Can Project Managers Become Senior Corporate Leaders?Posted on August 24, 2016
By David Barrett
Project managers are the best-equipped employees to take on roles as senior leaders. They just need a little training.
If you think about the key qualities that make a great leader they would be:
- a great people person – compassionate;
- a visionary – can see the big picture and communicate the plan ;
- a strong business acumen – they can talk to authority, stakeholders and shareholders;
- a great quarterback – can guide us to the win – execute the plan;
- a process driven approach to work – they have a system that is reliable and repeatable.
The great news for the project management community is that they have three of the five qualities – and these are the attributes most difficult to find!
So what? So project managers need to look outside the comfort of their “on time, on budget, on scope” world and reach for the senior leadership positions within their organizations. They are prime candidates.
A great project manager should already be very good with people (#1). If not, they won’t be around long. The quarterback thing (#4) is a little more difficult to quantify but the great project managers I know are great quarterbacks: structured, visible, easy to get along with and very easy to follow.
#5 should be a slam dunk for any good project manager. They cannot manage a project without a process. A really good project manager will come to the table with process as part of his/her core competency. They know how to execute a plan – how to get the work done.
So how can they fill the gaps?
To become a great leader, they need to understand the business. They need to be able to work at a level far above the detail, to be able to see the vision (even to be able to create the vision) and manage the business.
I would love to say “quit your job and take an MBA” but I can’t – risky, inaccessible for many, overkill for most. So instead, here are my tips for closing the skills gap – getting from a good project manager to a great leader.
Understand how to manage change. Change is a reality in every business environment. Economies change, people change, and customers come and go. Change is a part of every leader’s daily life and he/she had better understand how to embrace it. This is not part of every PM’s fabric so there is a gap here.
Learn a new Language. My friend Gary Heerkins calls this the CxO language. (CEO, CFO, CIO etc.) Understanding how to talk to power is critical – so learn how to talk their language. If you want get involved in the business at a level above the project management circles you need to understand how to read a balance sheet and income statement. You need to understand how to calculate ROI and NPV. And you need to be able to make a cash flow statement sing.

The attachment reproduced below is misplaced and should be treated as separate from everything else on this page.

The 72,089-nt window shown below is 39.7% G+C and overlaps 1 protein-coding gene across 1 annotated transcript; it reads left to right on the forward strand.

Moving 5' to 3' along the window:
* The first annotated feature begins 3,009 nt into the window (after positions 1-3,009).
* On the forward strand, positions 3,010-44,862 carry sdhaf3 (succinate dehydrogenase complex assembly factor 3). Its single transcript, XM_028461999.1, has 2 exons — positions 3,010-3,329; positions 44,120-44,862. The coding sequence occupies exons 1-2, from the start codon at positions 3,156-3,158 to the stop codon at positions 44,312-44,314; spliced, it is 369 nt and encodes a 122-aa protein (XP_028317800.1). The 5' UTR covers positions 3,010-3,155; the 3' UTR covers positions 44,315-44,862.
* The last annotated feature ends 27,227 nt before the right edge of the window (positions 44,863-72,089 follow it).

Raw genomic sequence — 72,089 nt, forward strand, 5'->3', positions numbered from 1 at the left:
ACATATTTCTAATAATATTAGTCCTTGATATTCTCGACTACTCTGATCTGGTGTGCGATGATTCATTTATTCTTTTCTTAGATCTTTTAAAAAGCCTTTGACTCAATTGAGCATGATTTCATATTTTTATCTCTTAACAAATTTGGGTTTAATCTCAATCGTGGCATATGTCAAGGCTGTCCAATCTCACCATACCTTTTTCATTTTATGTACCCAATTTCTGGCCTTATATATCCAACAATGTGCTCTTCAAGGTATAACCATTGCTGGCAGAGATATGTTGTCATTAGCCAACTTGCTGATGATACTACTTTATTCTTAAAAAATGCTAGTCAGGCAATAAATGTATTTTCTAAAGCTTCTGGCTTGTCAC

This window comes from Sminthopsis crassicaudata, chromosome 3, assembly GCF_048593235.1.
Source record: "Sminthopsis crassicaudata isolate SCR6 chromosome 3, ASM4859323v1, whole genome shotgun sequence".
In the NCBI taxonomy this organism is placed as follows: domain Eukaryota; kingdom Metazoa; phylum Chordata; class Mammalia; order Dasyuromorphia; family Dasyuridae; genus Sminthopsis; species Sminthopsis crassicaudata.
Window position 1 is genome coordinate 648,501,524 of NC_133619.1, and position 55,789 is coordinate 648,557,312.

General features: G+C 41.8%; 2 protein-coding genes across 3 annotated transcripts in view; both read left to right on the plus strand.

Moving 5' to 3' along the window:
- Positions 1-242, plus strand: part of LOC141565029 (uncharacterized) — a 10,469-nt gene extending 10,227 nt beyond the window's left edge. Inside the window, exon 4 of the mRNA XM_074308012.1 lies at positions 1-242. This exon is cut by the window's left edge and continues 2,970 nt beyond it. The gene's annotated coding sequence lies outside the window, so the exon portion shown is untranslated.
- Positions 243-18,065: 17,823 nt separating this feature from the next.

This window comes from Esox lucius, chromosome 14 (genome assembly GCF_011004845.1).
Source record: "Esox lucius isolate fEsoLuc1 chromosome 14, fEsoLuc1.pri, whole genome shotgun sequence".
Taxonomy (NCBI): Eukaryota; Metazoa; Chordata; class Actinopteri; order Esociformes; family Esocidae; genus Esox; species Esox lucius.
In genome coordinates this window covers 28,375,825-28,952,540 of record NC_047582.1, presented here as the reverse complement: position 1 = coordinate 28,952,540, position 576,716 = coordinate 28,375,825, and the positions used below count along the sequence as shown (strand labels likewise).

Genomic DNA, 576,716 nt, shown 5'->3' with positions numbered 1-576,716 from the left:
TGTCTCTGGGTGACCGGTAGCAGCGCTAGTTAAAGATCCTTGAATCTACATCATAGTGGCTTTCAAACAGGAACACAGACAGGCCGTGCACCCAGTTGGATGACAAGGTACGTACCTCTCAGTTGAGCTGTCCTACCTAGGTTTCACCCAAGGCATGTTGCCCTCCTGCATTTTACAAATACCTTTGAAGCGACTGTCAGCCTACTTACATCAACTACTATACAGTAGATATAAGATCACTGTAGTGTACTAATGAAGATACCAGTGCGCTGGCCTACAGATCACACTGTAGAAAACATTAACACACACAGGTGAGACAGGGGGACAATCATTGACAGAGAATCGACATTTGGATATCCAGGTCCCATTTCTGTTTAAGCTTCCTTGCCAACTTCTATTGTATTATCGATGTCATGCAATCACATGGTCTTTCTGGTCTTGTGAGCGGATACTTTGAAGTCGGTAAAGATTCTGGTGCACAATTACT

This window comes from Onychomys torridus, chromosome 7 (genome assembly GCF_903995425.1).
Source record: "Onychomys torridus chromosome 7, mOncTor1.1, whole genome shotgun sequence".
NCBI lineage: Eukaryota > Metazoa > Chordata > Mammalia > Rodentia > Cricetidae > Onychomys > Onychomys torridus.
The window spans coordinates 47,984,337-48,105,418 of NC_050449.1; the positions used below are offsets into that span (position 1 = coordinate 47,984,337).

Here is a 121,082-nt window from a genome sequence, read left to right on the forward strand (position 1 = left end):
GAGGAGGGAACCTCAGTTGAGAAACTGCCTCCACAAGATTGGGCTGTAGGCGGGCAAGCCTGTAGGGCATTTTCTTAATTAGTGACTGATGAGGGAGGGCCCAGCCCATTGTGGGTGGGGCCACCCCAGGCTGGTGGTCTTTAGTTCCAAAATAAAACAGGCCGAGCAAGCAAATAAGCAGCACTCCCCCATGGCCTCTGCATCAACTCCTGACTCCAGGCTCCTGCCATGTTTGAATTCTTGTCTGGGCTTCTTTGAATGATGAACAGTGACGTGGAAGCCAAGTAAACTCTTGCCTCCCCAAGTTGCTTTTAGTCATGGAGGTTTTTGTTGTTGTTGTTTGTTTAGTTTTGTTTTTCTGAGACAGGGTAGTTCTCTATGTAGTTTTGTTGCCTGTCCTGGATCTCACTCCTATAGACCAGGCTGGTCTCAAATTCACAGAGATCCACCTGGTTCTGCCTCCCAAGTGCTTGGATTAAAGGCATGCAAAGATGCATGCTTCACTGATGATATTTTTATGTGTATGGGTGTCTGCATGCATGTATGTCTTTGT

Connect your work to the business. A very smart friend, Ken Robertson, tells the aspiring PM to understand “business outcome”. By this he means connect to the real purpose of your work. Where does it fit in to the big picture? How does it connect to the strategic plan? Start worrying about the portfolio of projects rather than just the projects.
Get out of your comfort zone – manage projects in other areas. If you stay in IT forever you will never be a valuable leader to the organization. Get out of where you are and into something different. Ask for a position in a completely different area. Expand your knowledge and experience. Tomorrow’s most valuable leaders know the business – all of it.
Project Managers, the really good ones, should feel very excited about their future. They have the core to great leadership – which most others do not. Filling the gaps should be easy.
Can project managers become senior corporate leaders? Absolutely.
(Originally published at www.DavidBarrett.ca, January 2014)
David Barrett is the founder and National Program Director for the Centres of Excellence in Project Management and Business Analysis at the Schulich ExecEd, Schulich School of Business at York University in Toronto. He is also a professional speaker specializing in project leadership, corporate leadership and strategy execution. He is the author of four books, a weekly blogger and the author of The Weekly One Minute Video Series. David was the founder and managing director of ProjectWorld Canada, Business Analyst and Project Summit USA and the founder and executive editor of ProjectTimes.com and BATimes.com. He can be found at www.SolutionsNetwork.com